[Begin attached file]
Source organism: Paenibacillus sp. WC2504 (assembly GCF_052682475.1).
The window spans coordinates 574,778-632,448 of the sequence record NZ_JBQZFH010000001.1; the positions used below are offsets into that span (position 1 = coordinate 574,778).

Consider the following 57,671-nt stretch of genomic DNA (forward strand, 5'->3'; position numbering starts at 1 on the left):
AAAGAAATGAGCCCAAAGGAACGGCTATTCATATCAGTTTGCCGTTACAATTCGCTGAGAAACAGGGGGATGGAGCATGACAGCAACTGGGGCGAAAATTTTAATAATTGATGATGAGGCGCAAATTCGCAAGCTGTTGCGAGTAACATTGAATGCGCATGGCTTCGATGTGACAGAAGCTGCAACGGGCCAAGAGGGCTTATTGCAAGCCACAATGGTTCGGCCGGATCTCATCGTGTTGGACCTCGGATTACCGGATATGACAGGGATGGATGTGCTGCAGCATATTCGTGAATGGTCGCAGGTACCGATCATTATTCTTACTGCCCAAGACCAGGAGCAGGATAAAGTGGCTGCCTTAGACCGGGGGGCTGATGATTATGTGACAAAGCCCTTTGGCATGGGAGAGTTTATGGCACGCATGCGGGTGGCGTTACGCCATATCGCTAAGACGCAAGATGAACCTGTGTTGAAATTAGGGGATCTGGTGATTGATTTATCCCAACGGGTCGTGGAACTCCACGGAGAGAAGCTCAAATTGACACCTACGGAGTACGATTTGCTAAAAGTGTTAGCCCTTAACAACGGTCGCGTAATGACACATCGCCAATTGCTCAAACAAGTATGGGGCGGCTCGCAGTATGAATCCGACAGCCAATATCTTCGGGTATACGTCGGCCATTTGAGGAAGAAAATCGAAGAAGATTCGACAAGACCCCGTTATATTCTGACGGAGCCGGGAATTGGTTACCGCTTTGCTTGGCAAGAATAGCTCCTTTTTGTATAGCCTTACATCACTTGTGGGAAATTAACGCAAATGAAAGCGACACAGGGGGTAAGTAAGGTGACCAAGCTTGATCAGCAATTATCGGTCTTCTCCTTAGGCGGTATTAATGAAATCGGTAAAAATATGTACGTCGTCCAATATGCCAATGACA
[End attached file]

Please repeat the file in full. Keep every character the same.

Source organism: Paenibacillus sp. WC2504 (assembly GCF_052682475.1).
The window spans coordinates 574,778-632,448 of the sequence record NZ_JBQZFH010000001.1; the positions used below are offsets into that span (position 1 = coordinate 574,778).

Consider the following 57,671-nt stretch of genomic DNA (forward strand, 5'->3'; position numbering starts at 1 on the left):
AAAGAAATGAGCCCAAAGGAACGGCTATTCATATCAGTTTGCCGTTACAATTCGCTGAGAAACAGGGGGATGGAGCATGACAGCAACTGGGGCGAAAATTTTAATAATTGATGATGAGGCGCAAATTCGCAAGCTGTTGCGAGTAACATTGAATGCGCATGGCTTCGATGTGACAGAAGCTGCAACGGGCCAAGAGGGCTTATTGCAAGCCACAATGGTTCGGCCGGATCTCATCGTGTTGGACCTCGGATTACCGGATATGACAGGGATGGATGTGCTGCAGCATATTCGTGAATGGTCGCAGGTACCGATCATTATTCTTACTGCCCAAGACCAGGAGCAGGATAAAGTGGCTGCCTTAGACCGGGGGGCTGATGATTATGTGACAAAGCCCTTTGGCATGGGAGAGTTTATGGCACGCATGCGGGTGGCGTTACGCCATATCGCTAAGACGCAAGATGAACCTGTGTTGAAATTAGGGGATCTGGTGATTGATTTATCCCAACGGGTCGTGGAACTCCACGGAGAGAAGCTCAAATTGACACCTACGGAGTACGATTTGCTAAAAGTGTTAGCCCTTAACAACGGTCGCGTAATGACACATCGCCAATTGCTCAAACAAGTATGGGGCGGCTCGCAGTATGAATCCGACAGCCAATATCTTCGGGTATACGTCGGCCATTTGAGGAAGAAAATCGAAGAAGATTCGACAAGACCCCGTTATATTCTGACGGAGCCGGGAATTGGTTACCGCTTTGCTTGGCAAGAATAGCTCCTTTTTGTATAGCCTTACATCACTTGTGGGAAATTAACGCAAATGAAAGCGACACAGGGGGTAAGTAAGGTGACCAAGCTTGATCAGCAATTATCGGTCTTCTCCTTAGGCGGTATTAATGAAATCGGTAAAAATATGTACGTCGTCCAATATGCCAATGACA